The Cards need to get something going on offense in NLCS Game 3

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The Cardinals offense has been the story of the NLCS so far. Unfortunately for the Cardinals, it’s a missing persons story. If you can find their offense, please notify the authorities. Time is running out.

The Nats, as I’m sure you know, lead this bad boy 2-0 after both Aníbal Sánchez and Max Scherzer shut the St. Louis bats down completely, taking no-hitters deep into each game. While the Cardinals offense was not world-beating in 2019, it wasn’t as bad as that. They’ve simply been dominated by one good-but-capable-of-occasional-greatness starting pitcher and one genuinely great starting pitcher. It happens. It just can’t happen again lest this series end before everyone has actually settled into their seats for the dang thing.

The Game: St. Louis Cardinals at Washington Nationals
The Time: 7:38 PM Eastern
The Ballpark: Nationals Park, Washington, D.C.
The Channel: TBS
The Starting Pitchers: Jack Flaherty (Cardinals) vs. Stephen Strasburg (Nationals)

Unfortunately for the Cardinals, the Nationals have another great starting pitcher going tonight in Stephen Strasburg. Strasburg has been pretty darn good so far in the postseason, making three appearances — two starts and one in relief — allowing four runs on 11 hits in 15 and striking out 21. The Nationals won all three of those games. He’s obviously capable of shutting down opposing offenses.

Jack Flaherty has been impressive himself this postseason, taking a hard luck loss against the Braves in Game 2 of the NLDS but coming back to pitch six innings of one-run ball as the Cardinals clinched the series in a Game 5 romp last Wednesday. He, you may have been told two or three times already, had a 0.91 ERA in the second half of the season.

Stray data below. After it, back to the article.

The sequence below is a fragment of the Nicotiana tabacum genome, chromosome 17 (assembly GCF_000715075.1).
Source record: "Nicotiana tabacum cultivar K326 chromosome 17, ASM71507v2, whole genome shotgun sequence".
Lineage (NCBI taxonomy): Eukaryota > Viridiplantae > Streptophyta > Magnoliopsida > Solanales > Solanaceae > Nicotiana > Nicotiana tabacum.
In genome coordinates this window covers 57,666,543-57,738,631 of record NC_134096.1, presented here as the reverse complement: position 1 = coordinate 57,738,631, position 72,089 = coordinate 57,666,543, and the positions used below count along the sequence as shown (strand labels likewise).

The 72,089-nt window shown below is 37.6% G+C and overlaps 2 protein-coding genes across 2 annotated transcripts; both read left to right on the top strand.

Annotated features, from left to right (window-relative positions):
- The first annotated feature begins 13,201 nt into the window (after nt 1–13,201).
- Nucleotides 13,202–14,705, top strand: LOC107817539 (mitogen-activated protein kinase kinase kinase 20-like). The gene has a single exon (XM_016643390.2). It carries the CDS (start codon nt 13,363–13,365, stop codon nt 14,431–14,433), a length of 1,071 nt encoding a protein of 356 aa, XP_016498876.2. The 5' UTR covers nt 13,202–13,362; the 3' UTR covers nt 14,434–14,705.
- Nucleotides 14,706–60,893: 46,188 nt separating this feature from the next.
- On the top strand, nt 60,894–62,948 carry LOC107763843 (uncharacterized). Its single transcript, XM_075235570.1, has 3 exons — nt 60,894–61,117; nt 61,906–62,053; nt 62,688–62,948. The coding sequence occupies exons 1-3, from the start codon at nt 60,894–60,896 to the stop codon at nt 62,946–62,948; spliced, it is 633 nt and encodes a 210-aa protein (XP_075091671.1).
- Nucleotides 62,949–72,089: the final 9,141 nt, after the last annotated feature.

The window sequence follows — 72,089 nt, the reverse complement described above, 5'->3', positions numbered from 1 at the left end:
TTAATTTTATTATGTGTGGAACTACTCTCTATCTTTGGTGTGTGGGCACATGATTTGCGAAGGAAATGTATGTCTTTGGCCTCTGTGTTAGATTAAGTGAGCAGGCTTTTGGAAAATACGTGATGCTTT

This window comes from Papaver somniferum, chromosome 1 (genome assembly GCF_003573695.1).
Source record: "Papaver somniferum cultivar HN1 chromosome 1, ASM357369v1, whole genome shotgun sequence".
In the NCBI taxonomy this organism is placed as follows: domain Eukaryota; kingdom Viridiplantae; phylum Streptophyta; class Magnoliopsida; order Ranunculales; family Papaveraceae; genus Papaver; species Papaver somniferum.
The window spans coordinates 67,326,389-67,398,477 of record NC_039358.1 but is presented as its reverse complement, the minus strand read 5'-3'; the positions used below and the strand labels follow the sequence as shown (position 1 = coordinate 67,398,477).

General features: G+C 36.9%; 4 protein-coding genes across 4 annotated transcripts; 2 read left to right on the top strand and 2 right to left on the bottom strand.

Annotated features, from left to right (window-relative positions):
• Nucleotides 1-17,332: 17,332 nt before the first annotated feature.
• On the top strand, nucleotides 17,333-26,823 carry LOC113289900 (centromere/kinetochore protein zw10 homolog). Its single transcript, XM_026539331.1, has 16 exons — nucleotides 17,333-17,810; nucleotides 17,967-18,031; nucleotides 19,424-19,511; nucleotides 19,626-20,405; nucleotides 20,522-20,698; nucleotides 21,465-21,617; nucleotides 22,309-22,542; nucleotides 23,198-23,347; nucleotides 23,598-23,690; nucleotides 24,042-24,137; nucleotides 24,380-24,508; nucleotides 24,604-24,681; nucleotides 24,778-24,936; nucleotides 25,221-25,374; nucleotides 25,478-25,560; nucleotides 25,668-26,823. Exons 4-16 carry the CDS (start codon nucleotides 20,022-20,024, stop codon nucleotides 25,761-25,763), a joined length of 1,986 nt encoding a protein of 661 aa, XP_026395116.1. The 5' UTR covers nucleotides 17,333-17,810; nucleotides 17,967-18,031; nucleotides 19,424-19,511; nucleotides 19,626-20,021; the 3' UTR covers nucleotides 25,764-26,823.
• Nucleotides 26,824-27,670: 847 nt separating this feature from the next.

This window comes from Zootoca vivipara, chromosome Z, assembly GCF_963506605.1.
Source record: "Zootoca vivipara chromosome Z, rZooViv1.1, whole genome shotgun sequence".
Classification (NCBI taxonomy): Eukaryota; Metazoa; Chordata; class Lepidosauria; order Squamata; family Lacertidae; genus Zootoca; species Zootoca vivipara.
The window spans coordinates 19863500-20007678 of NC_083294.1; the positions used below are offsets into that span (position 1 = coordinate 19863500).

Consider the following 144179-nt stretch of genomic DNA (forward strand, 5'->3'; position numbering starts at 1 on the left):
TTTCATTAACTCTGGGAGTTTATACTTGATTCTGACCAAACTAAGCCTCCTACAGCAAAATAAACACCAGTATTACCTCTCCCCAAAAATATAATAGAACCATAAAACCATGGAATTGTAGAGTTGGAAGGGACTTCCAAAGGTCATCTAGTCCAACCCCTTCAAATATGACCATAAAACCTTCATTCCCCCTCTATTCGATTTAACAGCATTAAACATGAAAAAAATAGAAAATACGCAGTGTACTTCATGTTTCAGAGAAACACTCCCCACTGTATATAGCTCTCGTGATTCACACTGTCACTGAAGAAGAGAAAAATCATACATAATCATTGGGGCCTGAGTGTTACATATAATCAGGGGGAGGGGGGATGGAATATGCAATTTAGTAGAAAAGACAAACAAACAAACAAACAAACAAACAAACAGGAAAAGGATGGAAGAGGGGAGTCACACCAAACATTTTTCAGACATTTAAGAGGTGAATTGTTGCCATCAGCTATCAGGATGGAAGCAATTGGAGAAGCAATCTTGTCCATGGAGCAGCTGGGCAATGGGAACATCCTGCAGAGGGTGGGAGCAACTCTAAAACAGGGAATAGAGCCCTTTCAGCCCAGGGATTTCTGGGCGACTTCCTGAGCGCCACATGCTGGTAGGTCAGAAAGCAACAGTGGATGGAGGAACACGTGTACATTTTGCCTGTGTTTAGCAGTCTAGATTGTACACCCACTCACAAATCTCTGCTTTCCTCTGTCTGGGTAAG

That’s all well and good, but the Cardinals need some offense and they need it fast. They have only four hits in hte series’ first two games and two of them — and their only rub batted in — have come off the bat of pinch hitter José Martínez. We’ll get the lineups for this game in a couple of hours. My guess is that it’ll look a lot different than the one manager Mike Shildt trotted out in Games 1 and 2.

There are no literal must-wins until a team is on the brink of elimination, but this one feels like a virtual must-win. As it is, they have to take two of three in a hostile environment just to make it back to St. Louis. Best get that first one out of the way as soon as possible lest the virtual must-wins turn into literal ones.

Pirates shortstop Oneil Cruz remains upbeat as rehab from broken left ankle nears midway point

oneil cruz rehab
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PITTSBURGH — Oneil Cruz slowly made his way on crutches across the Pittsburgh Pirates clubhouse on Saturday toward a locker replete with a massive walking boot that the towering shortstop still uses to protect the left ankle he broke during an awkward slide home in early April.

The days when he’ll need to rely on the crutches are numbered. Ditto for the walking boot. The 24-year-old’s recovery remains on track, meaning he could return sometime late this summer barring any setbacks.